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Expect better from Spectrum deals

first_imgCategories: Letters to the Editor, Opinion Yes, we all know on TV that Spectrum claims to be good. That’s not as far as I’m concerned. Spectrum is bad. My experience: I was told I had to convert to a Spectrum account. After all was said and done, that cost me around $60 to $70. My monthly bill also went up $25. I called them and after arguing with them, it was reduced $10. But that is only good for one year.I didn’t get any extra channels ( I have just the basic Tiers 1 and 2 ). By the way Tier 1 and Tier 2 are basically the same. You have to have both of them, I was told.Did you also see in one of their pamphlets, that people on Medicaid would receive the box free for five years?Many people I know have expressed their disapproval of this company. When will the rate increases stop, and the customer service improve?Edward HedlundClifton ParkMore from The Daily Gazette:EDITORIAL: Thruway tax unfair to working motoristsEDITORIAL: Beware of voter intimidationHigh-risk COVID exposure reported in Clifton ParkEDITORIAL: Find a way to get family members into nursing homesEDITORIAL: Urgent: Today is the last day to complete the censuslast_img read more

Palace hits Ressa: She’s always exaggerating

first_img Panelo, however, refuted the veteran journalist saying that there was no threat to the Filipino journalists even if a report from the Committee to Protect Journalists showed that the country is the fifth most dangerous country for journalists. Ressa, in an interview with the CBS News 60 Minutes recently, claimed that the environment for journalists in the Philippines is “far worse than any war zone that I’ve been in.” “She’s always exaggerating. It’s only a war zone to those who are involved in drugs and who resist violently any warrant of arrest being served to them or when they’re the subject of a buy-bust operation and they violently resist as well as imperil the lives of the law enforcement officers,” Panelo said. Presidential spokesperson Salvador Panelo says Rappler CEO and founder Maria Ressa’s statement were just pure exaggeration. Ressa, who was arrested earlier this year due to cyber libel, violations of the country’s anti-dummy laws, and tax evasion cases, also said that the media have been “living through three years of this kind of hell.” “The fact is every journalist, whether here or abroad, is free to cover any event in this country; They come out alive and well and very good at reporting, even if sometimes exaggerating,” Panelo said.center_img Presidential Communications Secretary Martin Andanar said the environment for journalists, as perceived by Ressa, “isn’t reflective of the actual environment for journalists in the Philippines.” MANILA – Malacañang slammed Rappler CEOand founder Maria Ressa for claiming that the environment forjournalists in the Philippines under President Rodrigo Duterte was “far worsethan any war zone.” Presidential spokesperson Salvador Panelo said that Ressa’s statement were just pure exaggeration as he insists that the media scribes in the country were free to report for or against the administration. “The Philippines’ media environment is vibrant and alive. In fact, criticisms from all sectors of the media are welcomed and encouraged by the Duterte administration,” Andanar said./PNlast_img read more

NFL coaches, players mingling more in locker rooms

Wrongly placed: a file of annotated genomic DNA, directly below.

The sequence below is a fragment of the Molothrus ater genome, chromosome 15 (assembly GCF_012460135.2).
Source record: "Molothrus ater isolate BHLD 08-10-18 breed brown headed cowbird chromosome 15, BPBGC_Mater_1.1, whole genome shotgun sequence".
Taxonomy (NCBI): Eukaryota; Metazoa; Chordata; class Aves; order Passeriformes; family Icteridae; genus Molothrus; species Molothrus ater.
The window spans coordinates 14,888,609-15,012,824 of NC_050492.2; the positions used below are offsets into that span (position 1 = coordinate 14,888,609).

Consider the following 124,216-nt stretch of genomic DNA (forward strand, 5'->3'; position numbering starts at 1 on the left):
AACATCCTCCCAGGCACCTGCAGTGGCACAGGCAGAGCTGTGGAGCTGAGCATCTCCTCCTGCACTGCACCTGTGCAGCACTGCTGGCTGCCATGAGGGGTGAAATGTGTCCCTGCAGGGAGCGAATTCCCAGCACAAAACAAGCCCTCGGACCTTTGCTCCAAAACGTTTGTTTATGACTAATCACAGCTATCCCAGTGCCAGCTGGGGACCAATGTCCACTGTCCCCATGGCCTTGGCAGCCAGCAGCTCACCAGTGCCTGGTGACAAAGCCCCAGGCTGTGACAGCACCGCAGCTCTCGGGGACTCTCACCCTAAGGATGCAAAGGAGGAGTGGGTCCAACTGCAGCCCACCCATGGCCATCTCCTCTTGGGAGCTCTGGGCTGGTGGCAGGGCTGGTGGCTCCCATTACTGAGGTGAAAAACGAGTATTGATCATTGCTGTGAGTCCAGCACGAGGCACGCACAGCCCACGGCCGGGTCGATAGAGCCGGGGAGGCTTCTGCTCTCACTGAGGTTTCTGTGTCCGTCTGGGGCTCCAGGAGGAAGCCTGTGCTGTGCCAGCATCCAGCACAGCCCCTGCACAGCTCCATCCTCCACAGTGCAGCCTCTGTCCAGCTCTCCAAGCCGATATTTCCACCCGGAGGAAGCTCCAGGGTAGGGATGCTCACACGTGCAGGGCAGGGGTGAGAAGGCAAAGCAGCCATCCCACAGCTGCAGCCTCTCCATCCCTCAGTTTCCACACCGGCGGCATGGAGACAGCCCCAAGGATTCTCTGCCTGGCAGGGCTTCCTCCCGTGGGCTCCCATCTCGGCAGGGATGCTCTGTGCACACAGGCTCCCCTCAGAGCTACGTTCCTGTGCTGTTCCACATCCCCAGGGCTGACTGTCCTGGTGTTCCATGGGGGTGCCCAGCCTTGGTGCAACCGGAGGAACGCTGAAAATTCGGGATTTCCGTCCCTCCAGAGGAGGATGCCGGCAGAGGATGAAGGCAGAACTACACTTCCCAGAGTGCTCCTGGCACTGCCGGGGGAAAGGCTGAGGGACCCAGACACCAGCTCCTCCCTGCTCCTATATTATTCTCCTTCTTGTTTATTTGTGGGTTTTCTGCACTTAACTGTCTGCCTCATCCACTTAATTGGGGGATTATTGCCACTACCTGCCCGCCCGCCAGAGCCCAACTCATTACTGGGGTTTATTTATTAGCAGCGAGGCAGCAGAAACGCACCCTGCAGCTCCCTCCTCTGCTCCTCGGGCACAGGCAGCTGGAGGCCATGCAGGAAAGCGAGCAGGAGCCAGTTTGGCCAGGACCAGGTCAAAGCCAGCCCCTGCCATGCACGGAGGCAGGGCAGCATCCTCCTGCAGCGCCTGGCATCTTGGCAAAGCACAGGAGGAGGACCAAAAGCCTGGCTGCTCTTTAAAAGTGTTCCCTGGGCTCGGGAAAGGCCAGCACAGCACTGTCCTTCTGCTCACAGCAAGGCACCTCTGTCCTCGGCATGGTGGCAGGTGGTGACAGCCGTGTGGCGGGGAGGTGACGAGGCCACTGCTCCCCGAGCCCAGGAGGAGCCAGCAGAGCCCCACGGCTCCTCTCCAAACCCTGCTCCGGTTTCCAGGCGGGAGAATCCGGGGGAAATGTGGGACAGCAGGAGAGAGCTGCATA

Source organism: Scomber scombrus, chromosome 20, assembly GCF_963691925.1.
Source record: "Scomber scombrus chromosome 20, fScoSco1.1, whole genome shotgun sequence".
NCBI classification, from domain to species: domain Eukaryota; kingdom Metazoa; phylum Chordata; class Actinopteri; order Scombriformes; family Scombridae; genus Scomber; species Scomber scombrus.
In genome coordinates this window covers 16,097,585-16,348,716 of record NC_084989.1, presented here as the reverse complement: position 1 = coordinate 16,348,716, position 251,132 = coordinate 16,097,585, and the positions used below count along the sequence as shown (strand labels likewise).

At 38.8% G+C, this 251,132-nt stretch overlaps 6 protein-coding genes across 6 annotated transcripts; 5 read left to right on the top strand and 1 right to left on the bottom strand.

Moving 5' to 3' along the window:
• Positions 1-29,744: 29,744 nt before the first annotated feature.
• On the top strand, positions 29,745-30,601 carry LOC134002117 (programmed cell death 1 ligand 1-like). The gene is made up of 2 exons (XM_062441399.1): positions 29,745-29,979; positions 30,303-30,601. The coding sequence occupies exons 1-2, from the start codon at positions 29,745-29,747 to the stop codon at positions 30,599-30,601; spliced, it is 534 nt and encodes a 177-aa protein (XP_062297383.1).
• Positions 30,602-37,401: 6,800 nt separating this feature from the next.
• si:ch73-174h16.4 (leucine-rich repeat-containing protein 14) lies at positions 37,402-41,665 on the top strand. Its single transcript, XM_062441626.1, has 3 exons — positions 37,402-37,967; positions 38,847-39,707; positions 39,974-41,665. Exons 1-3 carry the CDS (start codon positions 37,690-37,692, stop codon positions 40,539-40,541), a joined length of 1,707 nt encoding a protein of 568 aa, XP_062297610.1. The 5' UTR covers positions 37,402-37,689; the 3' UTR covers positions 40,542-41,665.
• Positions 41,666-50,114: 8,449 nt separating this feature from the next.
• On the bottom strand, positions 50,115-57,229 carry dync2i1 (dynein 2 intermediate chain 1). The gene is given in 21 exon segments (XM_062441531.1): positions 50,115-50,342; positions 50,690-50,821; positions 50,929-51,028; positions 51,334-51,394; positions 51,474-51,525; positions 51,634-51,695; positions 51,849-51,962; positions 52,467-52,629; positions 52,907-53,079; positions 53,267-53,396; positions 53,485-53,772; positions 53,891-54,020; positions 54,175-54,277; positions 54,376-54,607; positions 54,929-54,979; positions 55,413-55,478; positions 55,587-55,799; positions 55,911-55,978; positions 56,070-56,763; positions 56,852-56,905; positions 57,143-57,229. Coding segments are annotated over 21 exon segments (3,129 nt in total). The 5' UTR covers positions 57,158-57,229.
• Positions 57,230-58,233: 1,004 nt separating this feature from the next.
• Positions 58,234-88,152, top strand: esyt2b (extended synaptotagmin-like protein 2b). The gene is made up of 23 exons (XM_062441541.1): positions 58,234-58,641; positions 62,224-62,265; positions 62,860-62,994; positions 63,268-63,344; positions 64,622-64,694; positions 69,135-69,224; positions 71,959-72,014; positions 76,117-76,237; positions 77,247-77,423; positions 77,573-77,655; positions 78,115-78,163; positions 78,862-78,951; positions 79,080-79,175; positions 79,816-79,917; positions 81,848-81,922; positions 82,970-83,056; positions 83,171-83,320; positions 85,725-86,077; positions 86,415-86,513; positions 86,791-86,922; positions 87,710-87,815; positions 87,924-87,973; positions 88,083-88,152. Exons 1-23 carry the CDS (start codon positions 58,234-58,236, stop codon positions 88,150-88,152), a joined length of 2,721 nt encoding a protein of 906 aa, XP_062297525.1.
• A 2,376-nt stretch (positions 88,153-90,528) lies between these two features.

first_imgCarolina Panthers head coach Ron Rivera leads his team from the locker room before a preseason NFL football game against the Buffalo Bills in Charlotte, N.C., Friday, Aug. 8, 2014. (AP Photo/Chuck Burton)Sean Payton walks through the locker room to leave motivational props for players. Ron Rivera practically lives there. Jim Harbaugh barges into the bathroom to rush players to meetings.Gone are the days when NFL locker rooms were a players-only domain. More coaches are making their presence felt in a place they weren’t always welcomed.“That locker room is our locker room,” Rivera said. “I have a vested interest in the locker room.”Some coaches pass through the locker room only occasionally — Giants coach Tom Coughlin and Tampa Bay’s Lovie Smith — while some are regular visitors, stopping to chat with players and socialize with them on their turf.Rivera used to follow the old-school philosophy because he played for Mike Ditka in Chicago. Iron Mike stayed out of the Bears’ locker room, leaving his players to rule there.But Rivera crossed that imaginary “Do Not Enter” line last year and became a fixture in the room. His approach worked. The Panthers won the NFC South and Rivera was the NFL Coach of the Year.“The biggest mistake I made my first two years was not being around,” Rivera said. “I still have guys that when they see me, they say: ‘Whoop. The man is in here.’ And, they shut up. I don’t care. It’s our locker room.”When a bullying scandal erupted with the Miami Dolphins last year, coach Joe Philbin said he didn’t know about it. In part, that was because Philbin didn’t visit the locker room. He let the players police themselves.Lesson learned.“I think I have a better rapport, chemistry, with the players,” Philbin said recently. “I’ve spent more time communicating with them in a one-on-one manner and in team meetings. I’ve been doing the bed check every single night at the hotel and just knocking on their doors and making sure that they’re OK, busting their chops a little bit if they’re awake.”The events in Miami were the focal point of a meeting between the NFL Players Association and league officials in the offseason. The NFL wants more supervision in the locker room to ensure players respect each other.“The locker room is part of the workplace,” Robert Gulliver, the league’s executive vice president for human resources, said during a panel discussion at the NFL’s career development symposium this summer. “Football is special and iconic, but we have to treat it as a place of work.”That means coaches have to make sure they’re aware of the culture in their locker rooms. If the see any problems, they have to address them immediately.“There should be no closed doors in terms of how you do it,” Eagles coach Chip Kelly said. “We’re just continuing to emphasize what we emphasized a year ago. We don’t have any rookie shows, never have done that stuff. We’re trying to get a bunch of guys who are good people.”Kelly encourages his assistants to visit with players in the locker room. He stresses togetherness and has no tolerance for players who don’t put the team first.“The more people get along and share the same vision and aspirations, the more you’re going to get to where you want to get to,” Kelly said.Many coaches say they build camaraderie in the locker room. After a ripping into players at practice, they find this can be a good place to soothe bruised egos.“You go in (and say), ‘It’s just football. It’s nothing personal — we’re just talking about your football stinks; you’re a pretty good guy,’” Cardinals coach Bruce Arians said. “You want to make sure that they know that. You ask them to do a lot of things and you get a lot of feedback when you go through there and talk to them.”Chiefs coach Andy Reid learned the open-door policy from Hall of Fame coach Bill Walsh. Reid also connects with his players through a leadership council that includes a representative from each position group.“They can come to our office, we can go in the locker room,” Reid said. “There are no walls, everything is free, coaches go in and mingle. Players, I think, appreciate that. I go in there and don’t feel any walls there, no sneaking around, and they feel free coming up and talking to us.”Some coaches are more comfortable in the locker room than others.“I’ll go in every day just to see the guys,” Jets coach Rex Ryan said. “I mean, they get intimidated because I’ll be in shorts and that’s about it because we have our sauna and whirlpool and I’ll get in there. These are my guys. I’m comfortable wherever I am in that building. They’re used to seeing me in there and in the hot tubs and the cold tubs and whatever.”Payton occasionally pops into the Saints’ locker room to leave props such as a porcelain doll at a locker of a player he wants to exhibit more toughness. Sometimes Payton leaves a laminated card with an inspirational passage from a speech or text. Sometimes he drops off baseball bats with the inscription “bring the wood” before games against physical teams.Former players like Rivera and San Francisco’s Harbaugh blend in nicely.“You have to get to know their environment, get to know what’s going on in their world with Twitter, with music, socially,” Rivera said. “There’s so many things that go on with these players that we didn’t have.”___AP sports writers Brett Martel, Janie McCauley, Dave Skretta, Steve Reed, Dennis Waszak, Tom Canavan, Bob Baum and Steven Wine contributed to this report.___AP NFL website: www.pro32.ap.org___Follow Rob Maaddi on Twitter: https://twitter.com/AP_RobMaaddilast_img read more